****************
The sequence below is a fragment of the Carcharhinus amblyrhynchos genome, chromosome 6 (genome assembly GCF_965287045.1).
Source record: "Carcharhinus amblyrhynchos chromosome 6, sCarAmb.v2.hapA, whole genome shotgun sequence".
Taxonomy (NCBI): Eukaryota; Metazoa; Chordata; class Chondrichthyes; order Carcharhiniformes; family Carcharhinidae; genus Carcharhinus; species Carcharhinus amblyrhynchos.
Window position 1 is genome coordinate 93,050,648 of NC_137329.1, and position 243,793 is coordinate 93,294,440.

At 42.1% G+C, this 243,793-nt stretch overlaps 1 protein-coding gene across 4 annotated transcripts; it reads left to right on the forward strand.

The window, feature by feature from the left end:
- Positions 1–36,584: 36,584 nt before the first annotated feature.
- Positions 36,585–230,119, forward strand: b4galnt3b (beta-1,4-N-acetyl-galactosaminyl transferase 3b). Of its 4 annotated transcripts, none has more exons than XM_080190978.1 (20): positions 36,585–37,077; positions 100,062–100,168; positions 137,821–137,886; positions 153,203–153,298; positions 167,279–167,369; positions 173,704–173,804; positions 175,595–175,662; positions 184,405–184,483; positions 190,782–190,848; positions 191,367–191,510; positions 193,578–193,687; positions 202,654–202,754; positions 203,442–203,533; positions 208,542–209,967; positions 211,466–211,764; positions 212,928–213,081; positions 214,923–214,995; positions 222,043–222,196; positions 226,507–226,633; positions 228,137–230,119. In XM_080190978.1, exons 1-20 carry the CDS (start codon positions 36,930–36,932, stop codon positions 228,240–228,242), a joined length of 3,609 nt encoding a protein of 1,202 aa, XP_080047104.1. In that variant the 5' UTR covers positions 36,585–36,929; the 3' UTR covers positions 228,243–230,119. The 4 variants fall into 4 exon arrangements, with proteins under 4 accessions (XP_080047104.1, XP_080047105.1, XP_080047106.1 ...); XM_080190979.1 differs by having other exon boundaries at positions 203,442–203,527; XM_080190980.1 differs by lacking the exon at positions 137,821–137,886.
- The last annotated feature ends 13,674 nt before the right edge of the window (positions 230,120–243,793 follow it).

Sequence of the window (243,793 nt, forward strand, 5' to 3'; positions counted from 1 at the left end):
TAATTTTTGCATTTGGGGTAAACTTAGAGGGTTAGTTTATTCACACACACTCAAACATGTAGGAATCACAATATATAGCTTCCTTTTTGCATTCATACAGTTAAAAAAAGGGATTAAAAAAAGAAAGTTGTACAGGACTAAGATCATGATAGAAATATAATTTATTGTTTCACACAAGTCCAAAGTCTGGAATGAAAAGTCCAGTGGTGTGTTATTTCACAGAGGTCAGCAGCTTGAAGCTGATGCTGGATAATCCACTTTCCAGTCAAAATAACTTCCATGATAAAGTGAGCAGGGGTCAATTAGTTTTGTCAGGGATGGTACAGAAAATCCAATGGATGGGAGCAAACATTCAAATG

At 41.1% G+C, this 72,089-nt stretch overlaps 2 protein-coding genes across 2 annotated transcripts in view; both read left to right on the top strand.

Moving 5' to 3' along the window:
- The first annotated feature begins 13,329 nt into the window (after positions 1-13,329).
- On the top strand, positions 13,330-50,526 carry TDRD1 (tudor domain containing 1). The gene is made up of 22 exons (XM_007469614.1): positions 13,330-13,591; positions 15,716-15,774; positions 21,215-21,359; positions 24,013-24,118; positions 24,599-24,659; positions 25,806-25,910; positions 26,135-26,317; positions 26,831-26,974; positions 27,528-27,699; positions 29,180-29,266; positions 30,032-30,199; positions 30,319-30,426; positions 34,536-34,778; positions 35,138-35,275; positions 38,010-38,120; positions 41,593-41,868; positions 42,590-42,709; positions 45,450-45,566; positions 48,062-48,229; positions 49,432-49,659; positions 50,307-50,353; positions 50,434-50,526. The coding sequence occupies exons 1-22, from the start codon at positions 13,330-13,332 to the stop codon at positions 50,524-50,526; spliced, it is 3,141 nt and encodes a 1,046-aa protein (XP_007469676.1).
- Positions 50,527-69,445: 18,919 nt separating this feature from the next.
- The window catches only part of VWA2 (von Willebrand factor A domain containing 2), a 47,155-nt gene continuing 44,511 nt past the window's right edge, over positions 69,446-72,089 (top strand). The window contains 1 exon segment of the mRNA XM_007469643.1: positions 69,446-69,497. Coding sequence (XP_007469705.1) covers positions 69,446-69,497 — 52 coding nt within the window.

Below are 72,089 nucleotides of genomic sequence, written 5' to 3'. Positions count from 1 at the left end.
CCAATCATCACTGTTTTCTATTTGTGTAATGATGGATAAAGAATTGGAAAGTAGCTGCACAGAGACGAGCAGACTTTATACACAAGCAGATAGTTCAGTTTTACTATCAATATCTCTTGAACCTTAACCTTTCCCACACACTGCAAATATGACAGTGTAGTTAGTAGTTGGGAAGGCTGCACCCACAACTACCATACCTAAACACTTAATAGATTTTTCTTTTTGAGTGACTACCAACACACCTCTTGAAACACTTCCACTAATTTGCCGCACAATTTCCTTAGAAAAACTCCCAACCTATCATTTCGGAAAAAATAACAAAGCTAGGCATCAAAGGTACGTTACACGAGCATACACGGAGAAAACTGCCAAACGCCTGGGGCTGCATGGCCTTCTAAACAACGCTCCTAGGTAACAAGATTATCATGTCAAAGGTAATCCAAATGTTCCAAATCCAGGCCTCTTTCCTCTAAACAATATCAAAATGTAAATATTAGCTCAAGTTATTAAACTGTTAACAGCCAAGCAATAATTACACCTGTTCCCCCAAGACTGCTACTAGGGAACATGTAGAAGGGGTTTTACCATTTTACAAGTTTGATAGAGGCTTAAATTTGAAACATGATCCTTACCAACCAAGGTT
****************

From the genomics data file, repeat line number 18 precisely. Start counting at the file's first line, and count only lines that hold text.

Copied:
Below are 72,089 nucleotides of genomic sequence, written 5' to 3'. Positions count from 1 at the left end.